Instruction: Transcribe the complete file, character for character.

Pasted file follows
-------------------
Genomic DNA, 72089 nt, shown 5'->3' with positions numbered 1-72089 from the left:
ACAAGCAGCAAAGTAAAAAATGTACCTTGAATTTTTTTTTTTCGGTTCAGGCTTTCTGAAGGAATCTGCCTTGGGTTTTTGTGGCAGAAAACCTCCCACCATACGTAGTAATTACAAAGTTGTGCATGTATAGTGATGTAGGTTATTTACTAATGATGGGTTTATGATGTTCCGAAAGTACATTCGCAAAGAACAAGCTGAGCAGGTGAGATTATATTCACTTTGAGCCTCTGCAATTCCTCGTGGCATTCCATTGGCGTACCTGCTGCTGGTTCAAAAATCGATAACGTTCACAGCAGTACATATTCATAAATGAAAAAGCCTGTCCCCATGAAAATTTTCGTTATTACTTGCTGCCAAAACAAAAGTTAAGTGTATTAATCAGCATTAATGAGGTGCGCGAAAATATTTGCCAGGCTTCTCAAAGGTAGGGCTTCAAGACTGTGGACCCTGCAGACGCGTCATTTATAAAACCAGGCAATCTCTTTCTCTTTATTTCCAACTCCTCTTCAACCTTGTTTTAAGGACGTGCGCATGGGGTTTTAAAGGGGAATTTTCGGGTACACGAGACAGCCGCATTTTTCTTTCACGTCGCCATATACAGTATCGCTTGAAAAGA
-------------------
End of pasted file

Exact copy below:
Genomic DNA, 72089 nt, shown 5'->3' with positions numbered 1-72089 from the left:
ACAAGCAGCAAAGTAAAAAATGTACCTTGAATTTTTTTTTTTCGGTTCAGGCTTTCTGAAGGAATCTGCCTTGGGTTTTTGTGGCAGAAAACCTCCCACCATACGTAGTAATTACAAAGTTGTGCATGTATAGTGATGTAGGTTATTTACTAATGATGGGTTTATGATGTTCCGAAAGTACATTCGCAAAGAACAAGCTGAGCAGGTGAGATTATATTCACTTTGAGCCTCTGCAATTCCTCGTGGCATTCCATTGGCGTACCTGCTGCTGGTTCAAAAATCGATAACGTTCACAGCAGTACATATTCATAAATGAAAAAGCCTGTCCCCATGAAAATTTTCGTTATTACTTGCTGCCAAAACAAAAGTTAAGTGTATTAATCAGCATTAATGAGGTGCGCGAAAATATTTGCCAGGCTTCTCAAAGGTAGGGCTTCAAGACTGTGGACCCTGCAGACGCGTCATTTATAAAACCAGGCAATCTCTTTCTCTTTATTTCCAACTCCTCTTCAACCTTGTTTTAAGGACGTGCGCATGGGGTTTTAAAGGGGAATTTTCGGGTACACGAGACAGCCGCATTTTTCTTTCACGTCGCCATATACAGTATCGCTTGAAAAGA